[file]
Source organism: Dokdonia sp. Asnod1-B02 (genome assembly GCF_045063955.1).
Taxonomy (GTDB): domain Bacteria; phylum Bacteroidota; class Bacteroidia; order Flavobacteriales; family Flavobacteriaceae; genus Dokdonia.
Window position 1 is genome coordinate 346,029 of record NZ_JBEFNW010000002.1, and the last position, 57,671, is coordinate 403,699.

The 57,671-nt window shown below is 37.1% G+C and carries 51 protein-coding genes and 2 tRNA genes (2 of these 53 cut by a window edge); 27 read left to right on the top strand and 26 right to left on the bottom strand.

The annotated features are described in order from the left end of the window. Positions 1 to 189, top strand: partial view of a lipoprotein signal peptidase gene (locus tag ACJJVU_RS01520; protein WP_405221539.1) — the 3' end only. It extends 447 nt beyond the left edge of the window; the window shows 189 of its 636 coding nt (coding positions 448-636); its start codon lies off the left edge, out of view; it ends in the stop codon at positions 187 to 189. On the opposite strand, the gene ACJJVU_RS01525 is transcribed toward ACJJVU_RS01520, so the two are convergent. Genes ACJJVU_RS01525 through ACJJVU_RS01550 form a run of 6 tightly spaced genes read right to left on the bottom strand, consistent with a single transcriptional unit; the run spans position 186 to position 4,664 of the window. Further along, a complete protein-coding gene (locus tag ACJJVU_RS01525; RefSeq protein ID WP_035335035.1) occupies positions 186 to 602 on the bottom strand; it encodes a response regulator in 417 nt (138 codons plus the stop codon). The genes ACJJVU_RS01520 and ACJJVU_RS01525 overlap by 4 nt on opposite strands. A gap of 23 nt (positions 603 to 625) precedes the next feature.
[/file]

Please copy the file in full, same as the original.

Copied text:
Source organism: Dokdonia sp. Asnod1-B02 (genome assembly GCF_045063955.1).
Taxonomy (GTDB): domain Bacteria; phylum Bacteroidota; class Bacteroidia; order Flavobacteriales; family Flavobacteriaceae; genus Dokdonia.
Window position 1 is genome coordinate 346,029 of record NZ_JBEFNW010000002.1, and the last position, 57,671, is coordinate 403,699.

The 57,671-nt window shown below is 37.1% G+C and carries 51 protein-coding genes and 2 tRNA genes (2 of these 53 cut by a window edge); 27 read left to right on the top strand and 26 right to left on the bottom strand.

The annotated features are described in order from the left end of the window. Positions 1 to 189, top strand: partial view of a lipoprotein signal peptidase gene (locus tag ACJJVU_RS01520; protein WP_405221539.1) — the 3' end only. It extends 447 nt beyond the left edge of the window; the window shows 189 of its 636 coding nt (coding positions 448-636); its start codon lies off the left edge, out of view; it ends in the stop codon at positions 187 to 189. On the opposite strand, the gene ACJJVU_RS01525 is transcribed toward ACJJVU_RS01520, so the two are convergent. Genes ACJJVU_RS01525 through ACJJVU_RS01550 form a run of 6 tightly spaced genes read right to left on the bottom strand, consistent with a single transcriptional unit; the run spans position 186 to position 4,664 of the window. Further along, a complete protein-coding gene (locus tag ACJJVU_RS01525; RefSeq protein ID WP_035335035.1) occupies positions 186 to 602 on the bottom strand; it encodes a response regulator in 417 nt (138 codons plus the stop codon). The genes ACJJVU_RS01520 and ACJJVU_RS01525 overlap by 4 nt on opposite strands. A gap of 23 nt (positions 603 to 625) precedes the next feature.